Gland (Lat. glans, an acorn), in anatomy, the general name of a variety of organs whose functions are to elaborate the various products of secretion from the blood, to perform certain offices connected with absorption and assimilation, and to assist in preparing and maintaining the circulating fluid in a normal condition. Of the first class of glands the liver and the salivary glands are examples, of the second the mesenteric and lymphatic glands, and of the third the spleen. The true secreting glands are of various form, size, and structure, but are all constructed with special reference to the arrangement of the nucleated and epithelial cells and tubes or cavities which enter into their texture; their products are poured forth either on the outer surface of the body, or into some cavity or canal communicating extemaily, and the cells which effect the separation of their special secretions from the blood are generally in the relation of epithelium cells to the inversions of the skin or mucous membranes that form the greater part of their follicles or tubuli.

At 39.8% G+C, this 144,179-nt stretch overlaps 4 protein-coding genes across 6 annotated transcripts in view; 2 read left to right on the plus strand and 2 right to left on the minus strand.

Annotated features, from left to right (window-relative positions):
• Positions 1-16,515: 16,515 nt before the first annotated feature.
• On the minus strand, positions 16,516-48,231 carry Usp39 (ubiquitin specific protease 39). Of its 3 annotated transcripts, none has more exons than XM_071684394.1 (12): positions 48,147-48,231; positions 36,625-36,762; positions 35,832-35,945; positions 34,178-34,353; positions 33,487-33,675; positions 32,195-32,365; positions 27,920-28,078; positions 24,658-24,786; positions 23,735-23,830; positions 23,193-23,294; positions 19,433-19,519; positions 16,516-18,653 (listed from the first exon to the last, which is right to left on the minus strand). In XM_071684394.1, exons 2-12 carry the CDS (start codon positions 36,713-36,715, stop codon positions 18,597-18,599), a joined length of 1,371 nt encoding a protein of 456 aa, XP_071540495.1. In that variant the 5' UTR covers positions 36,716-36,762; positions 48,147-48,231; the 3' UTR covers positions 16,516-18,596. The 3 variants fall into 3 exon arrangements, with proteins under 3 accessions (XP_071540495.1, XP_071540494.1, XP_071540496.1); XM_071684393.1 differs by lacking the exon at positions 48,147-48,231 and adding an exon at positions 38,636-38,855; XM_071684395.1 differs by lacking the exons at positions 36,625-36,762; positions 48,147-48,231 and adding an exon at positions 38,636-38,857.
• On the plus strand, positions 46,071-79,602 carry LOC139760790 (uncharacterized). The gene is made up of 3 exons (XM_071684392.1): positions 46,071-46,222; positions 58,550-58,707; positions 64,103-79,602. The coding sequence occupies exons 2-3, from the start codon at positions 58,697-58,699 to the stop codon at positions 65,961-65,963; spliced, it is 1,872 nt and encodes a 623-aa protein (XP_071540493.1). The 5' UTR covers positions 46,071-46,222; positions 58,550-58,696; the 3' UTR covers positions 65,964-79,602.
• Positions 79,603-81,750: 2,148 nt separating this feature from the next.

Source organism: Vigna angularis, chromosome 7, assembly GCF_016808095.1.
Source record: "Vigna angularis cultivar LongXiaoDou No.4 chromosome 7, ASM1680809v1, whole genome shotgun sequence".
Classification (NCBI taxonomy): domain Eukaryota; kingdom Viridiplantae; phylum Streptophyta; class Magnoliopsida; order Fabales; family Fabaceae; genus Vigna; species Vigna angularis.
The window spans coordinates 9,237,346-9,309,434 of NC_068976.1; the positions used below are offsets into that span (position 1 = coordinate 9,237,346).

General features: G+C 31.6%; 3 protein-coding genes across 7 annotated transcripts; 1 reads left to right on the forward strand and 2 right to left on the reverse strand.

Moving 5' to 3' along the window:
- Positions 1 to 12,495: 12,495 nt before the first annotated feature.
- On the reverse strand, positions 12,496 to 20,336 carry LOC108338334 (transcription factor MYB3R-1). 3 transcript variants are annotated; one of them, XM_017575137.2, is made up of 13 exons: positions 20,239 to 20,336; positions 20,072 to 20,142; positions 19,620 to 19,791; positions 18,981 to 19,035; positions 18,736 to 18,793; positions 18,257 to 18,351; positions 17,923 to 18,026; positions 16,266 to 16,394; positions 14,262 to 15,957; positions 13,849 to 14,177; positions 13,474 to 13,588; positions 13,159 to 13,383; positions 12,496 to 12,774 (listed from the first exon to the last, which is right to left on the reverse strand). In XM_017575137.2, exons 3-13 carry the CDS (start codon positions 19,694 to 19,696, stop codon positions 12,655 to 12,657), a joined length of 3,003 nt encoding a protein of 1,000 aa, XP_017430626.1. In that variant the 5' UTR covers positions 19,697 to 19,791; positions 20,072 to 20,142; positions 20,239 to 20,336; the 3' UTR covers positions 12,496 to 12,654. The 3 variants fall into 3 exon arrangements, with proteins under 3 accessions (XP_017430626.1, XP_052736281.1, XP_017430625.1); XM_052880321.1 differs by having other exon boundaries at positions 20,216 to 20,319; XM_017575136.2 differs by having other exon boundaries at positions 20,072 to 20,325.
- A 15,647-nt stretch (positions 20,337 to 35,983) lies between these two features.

These cells generally minister to the act of secretion by absorbing from the blood its watery and saline ingredients, which they afterward exhale in the requisite proportions, and by generating at the same time a peculiar ingredient by their own powers of assimilation; thus producing a secreted fluid different in composition from the blood from which it was derived. The great majority of glands provided with ducts may be divided into three groups, according to the modes in which the cell-containing tubes are arranged: 1, the simple tubular glands, like the follicles of the stomach and intestines, which seem to be mere depressions in the mucous membrane, or elongated vesicles lined with secreting cells; 2, the aggregated or conglomerate glands, in which a number of follicles are grouped into lobules, and these again into lobes joined by loose areolar tissue, like the salivary, mammary, pancreatic, prostate, and lachrymal glands, and also the liver; 3, the convoluted tubular glands, as the perspiratory and sebaceous glands ending in dilatations, cul-de-sacs, or loops.